This is a guest post by Jimmy Rodriguez, COO & Co-founder of 3dcart.
While in the throes of starting an online store, it can be easy to find oneself lost in the day to day tasks associated with running a business. Product descriptions, order processing, individualized gift wrapping, etc. These tasks, and more can consume the average small business owner and in doing so cause them to sacrifice one of the most important aspects of their business: customer feedback.
This is an area that business owners can’t afford to ignore. According to e-commerce statistics, more than $62 billion is lost annually. The cause? Poor customer service. Thankfully, that can be fixed.
We’ve found that businesses that are considered to have excellent customer service are not just businesses that communicate with their customers, but they are businesses that allow their customers to communicate with them.
Opening doors of communication provide your businesses with a vital tool for success: customer feedback. Opening the doors of communication with your customers may require using applications to track analytics, (check your e-commerce platform for available tools), or it can be as basic as manually connecting with your individual customers.
Our 5 favorite ways to compile customer input
1. Live Chat Support.
We love using live chat support as a feature to gather customer feedback. First off, it’s instantaneous. It gives you immediate feedback in regards to what your customer is struggling with. Are they asking if you have a product? Maybe they are having difficulty navigating your site. Are they asking about shipping costs? You may need to relocate that information so that it is more accessible. Customers can tell you what they need, as they need it. Plus, real-time support tells your customer that their business is valued.
Pro tip: Record chat support conversations in order to review them at a later date and evaluate them for trends.
2. Exit Surveys.
This is a handy little way to find out why your potential customer is leaving your site. These little survey’s pop up when your customer attempts to leave the website. Typically acknowledged to be short and sweet, you can ask the customer to briefly describe why they are leaving the page, or ask them to choose from a multiple-choice selection.
Pro tip: Give your customers a multiple-choice option for leaving the page (i.e.: Couldn’t find what I was looking for, Found product at a better price, etc.) Then provide the customer with the option to choose “other” and fill in the blank. The brevity will encourage customer response, and give you an idea why conversion fails.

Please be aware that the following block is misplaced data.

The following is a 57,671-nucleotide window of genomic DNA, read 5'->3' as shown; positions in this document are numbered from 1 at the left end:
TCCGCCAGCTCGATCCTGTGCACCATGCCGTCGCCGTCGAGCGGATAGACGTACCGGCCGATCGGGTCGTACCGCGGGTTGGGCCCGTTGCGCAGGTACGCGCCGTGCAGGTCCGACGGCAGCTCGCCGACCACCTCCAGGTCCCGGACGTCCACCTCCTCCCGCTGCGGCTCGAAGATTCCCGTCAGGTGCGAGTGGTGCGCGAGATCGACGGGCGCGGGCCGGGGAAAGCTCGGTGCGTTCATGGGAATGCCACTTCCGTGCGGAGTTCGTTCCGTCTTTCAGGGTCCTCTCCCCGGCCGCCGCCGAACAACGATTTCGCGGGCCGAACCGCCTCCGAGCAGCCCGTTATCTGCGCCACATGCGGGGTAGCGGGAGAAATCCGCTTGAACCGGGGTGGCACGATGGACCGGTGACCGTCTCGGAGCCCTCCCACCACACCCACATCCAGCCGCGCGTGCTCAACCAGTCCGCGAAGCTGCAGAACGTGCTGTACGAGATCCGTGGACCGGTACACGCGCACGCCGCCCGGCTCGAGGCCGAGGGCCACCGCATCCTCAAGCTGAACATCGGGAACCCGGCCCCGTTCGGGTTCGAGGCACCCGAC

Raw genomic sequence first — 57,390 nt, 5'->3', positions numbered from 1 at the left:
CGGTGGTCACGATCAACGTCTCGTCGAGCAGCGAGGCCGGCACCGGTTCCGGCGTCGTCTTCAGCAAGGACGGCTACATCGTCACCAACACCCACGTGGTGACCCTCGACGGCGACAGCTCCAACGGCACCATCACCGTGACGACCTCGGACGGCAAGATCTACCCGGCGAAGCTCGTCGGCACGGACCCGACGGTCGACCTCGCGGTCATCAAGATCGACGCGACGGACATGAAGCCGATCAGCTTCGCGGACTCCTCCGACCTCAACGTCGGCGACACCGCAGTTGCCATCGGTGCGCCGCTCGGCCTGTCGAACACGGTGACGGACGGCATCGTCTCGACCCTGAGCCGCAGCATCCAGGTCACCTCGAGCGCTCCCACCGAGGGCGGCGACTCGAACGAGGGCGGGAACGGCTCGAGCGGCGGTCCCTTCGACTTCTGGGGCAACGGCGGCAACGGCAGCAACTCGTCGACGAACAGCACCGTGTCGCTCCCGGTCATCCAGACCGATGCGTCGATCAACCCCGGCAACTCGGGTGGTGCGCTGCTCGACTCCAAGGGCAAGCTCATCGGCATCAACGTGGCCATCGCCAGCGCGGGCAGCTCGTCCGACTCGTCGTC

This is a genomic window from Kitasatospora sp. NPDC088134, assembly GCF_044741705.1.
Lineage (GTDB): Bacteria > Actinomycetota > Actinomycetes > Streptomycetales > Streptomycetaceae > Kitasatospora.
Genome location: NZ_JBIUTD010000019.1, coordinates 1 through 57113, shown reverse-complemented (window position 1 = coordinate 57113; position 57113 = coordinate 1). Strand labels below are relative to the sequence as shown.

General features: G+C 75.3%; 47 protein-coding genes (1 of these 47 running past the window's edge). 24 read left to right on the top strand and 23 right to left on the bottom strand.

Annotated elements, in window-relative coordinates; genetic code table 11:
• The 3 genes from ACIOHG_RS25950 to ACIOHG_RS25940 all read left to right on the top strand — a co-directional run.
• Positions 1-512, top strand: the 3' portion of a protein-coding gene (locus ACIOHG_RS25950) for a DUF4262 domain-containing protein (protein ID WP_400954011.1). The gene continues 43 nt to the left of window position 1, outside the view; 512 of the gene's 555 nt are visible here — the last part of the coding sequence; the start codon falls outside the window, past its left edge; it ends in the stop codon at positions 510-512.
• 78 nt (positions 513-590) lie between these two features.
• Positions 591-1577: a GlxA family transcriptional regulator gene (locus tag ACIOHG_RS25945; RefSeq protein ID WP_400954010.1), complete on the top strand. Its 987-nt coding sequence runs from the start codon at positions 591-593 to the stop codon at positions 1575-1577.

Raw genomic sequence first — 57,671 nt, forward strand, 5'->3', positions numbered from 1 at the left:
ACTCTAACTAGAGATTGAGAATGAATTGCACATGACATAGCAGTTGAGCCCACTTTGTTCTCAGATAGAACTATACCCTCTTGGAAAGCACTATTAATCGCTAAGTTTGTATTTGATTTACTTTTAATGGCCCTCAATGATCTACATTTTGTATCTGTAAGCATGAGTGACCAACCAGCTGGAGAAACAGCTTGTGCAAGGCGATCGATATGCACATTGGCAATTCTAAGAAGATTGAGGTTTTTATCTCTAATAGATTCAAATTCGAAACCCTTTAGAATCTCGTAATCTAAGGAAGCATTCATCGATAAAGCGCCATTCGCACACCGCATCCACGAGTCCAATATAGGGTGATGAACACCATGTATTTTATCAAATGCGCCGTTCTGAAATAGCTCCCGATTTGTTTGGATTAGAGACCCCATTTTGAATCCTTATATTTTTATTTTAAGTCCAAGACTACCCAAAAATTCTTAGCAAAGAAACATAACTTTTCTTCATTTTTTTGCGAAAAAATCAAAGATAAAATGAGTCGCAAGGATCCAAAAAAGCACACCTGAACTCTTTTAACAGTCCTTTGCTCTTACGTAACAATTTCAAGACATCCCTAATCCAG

3. Order Thank You Survey.
A quick way to get immediate feedback is to add a single question to your point of sale. You can have it at the bottom of the order confirmation page, or as a pop-up once the transaction is complete. Like the exit survey, you’ll want to keep this brief. Unlike the exit survey, this one is all about how satisfied they are with their transaction.
Pro tip: As your customer to rate their transaction on a scale from 1-10, with an area for comments below. These days, customer experience is a priority for consumers, as reported by Forbes. Using the 1-10 scale you get a quantitative look at how solid the customer experience is for your customer (at least through checkout.)
4. Monitor Social Media.
This one goes without saying, but monitoring your social media accounts is a great way to see how satisfied your customers are. People love to complain about businesses on social media, and reviewing that may give you insight to problems your customers are having with your company. In the event of a negative review, you have the ability to change the narrative by replying in a professional and helpful way.
Pro tip: You can use different applications and programs to monitor social media networks for mentions, but don’t forget to sign up for google alerts! Google alerts are free and will notify you when your brand or business is mentioned in the media.
5. Email Feedback Requests.
Email is one of your best friends when it comes to getting feedback. It’s tried and true, and reaches consumers of all ages and demographics (to include those that don’t use social media). You can send customers a request for feedback after they’ve visited the site, after they have made a purchase, or if they haven’t visited for a while.
Pro tip: To sweeten the deal and encourage your customers to fill out your (brief) survey, throw in a coupon or some downloadable content for completing the survey. Also, be sure that you aren’t soliciting positive reviews, instead ensure that your customer feels that your request for feedback is sincere.
Gathering customer feedback, reviewing site analytics, and engaging with customers on social media channels are all ways to gather the information about the overall customer experience, but gathering the information isn’t going to do the work for you.
The reality is, once you have this information available to you, you have to plan for action. It’s irresponsible, and a waste of time and money, to gather that information and not make changes as necessary. Compile the data, make a list of the areas that your customers frequently mention, and create actionable change around those areas. Doing so will demonstrate your commitment to your customers, and set your business apart.